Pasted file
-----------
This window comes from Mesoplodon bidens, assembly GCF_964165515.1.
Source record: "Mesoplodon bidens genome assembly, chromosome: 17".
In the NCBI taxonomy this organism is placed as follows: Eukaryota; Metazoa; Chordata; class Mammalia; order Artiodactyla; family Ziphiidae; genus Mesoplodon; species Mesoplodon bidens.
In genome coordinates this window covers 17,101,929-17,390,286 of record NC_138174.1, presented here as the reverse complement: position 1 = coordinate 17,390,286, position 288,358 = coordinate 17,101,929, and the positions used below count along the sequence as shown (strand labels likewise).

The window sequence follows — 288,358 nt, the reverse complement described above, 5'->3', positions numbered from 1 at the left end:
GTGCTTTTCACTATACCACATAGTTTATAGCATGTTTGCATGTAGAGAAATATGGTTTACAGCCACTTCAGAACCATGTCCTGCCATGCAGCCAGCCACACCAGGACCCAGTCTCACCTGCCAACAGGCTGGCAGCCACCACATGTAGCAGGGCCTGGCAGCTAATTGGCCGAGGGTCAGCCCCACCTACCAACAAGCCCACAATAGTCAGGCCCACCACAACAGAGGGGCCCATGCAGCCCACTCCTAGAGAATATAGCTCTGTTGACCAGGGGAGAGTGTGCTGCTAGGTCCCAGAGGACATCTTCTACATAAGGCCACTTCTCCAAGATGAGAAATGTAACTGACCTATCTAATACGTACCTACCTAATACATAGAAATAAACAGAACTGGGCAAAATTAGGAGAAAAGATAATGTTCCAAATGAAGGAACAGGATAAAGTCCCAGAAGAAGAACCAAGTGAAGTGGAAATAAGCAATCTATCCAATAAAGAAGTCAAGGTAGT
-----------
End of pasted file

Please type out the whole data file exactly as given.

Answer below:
This window comes from Mesoplodon bidens, assembly GCF_964165515.1.
Source record: "Mesoplodon bidens genome assembly, chromosome: 17".
In the NCBI taxonomy this organism is placed as follows: Eukaryota; Metazoa; Chordata; class Mammalia; order Artiodactyla; family Ziphiidae; genus Mesoplodon; species Mesoplodon bidens.
In genome coordinates this window covers 17,101,929-17,390,286 of record NC_138174.1, presented here as the reverse complement: position 1 = coordinate 17,390,286, position 288,358 = coordinate 17,101,929, and the positions used below count along the sequence as shown (strand labels likewise).

The window sequence follows — 288,358 nt, the reverse complement described above, 5'->3', positions numbered from 1 at the left end:
GTGCTTTTCACTATACCACATAGTTTATAGCATGTTTGCATGTAGAGAAATATGGTTTACAGCCACTTCAGAACCATGTCCTGCCATGCAGCCAGCCACACCAGGACCCAGTCTCACCTGCCAACAGGCTGGCAGCCACCACATGTAGCAGGGCCTGGCAGCTAATTGGCCGAGGGTCAGCCCCACCTACCAACAAGCCCACAATAGTCAGGCCCACCACAACAGAGGGGCCCATGCAGCCCACTCCTAGAGAATATAGCTCTGTTGACCAGGGGAGAGTGTGCTGCTAGGTCCCAGAGGACATCTTCTACATAAGGCCACTTCTCCAAGATGAGAAATGTAACTGACCTATCTAATACGTACCTACCTAATACATAGAAATAAACAGAACTGGGCAAAATTAGGAGAAAAGATAATGTTCCAAATGAAGGAACAGGATAAAGTCCCAGAAGAAGAACCAAGTGAAGTGGAAATAAGCAATCTATCCAATAAAGAAGTCAAGGTAGT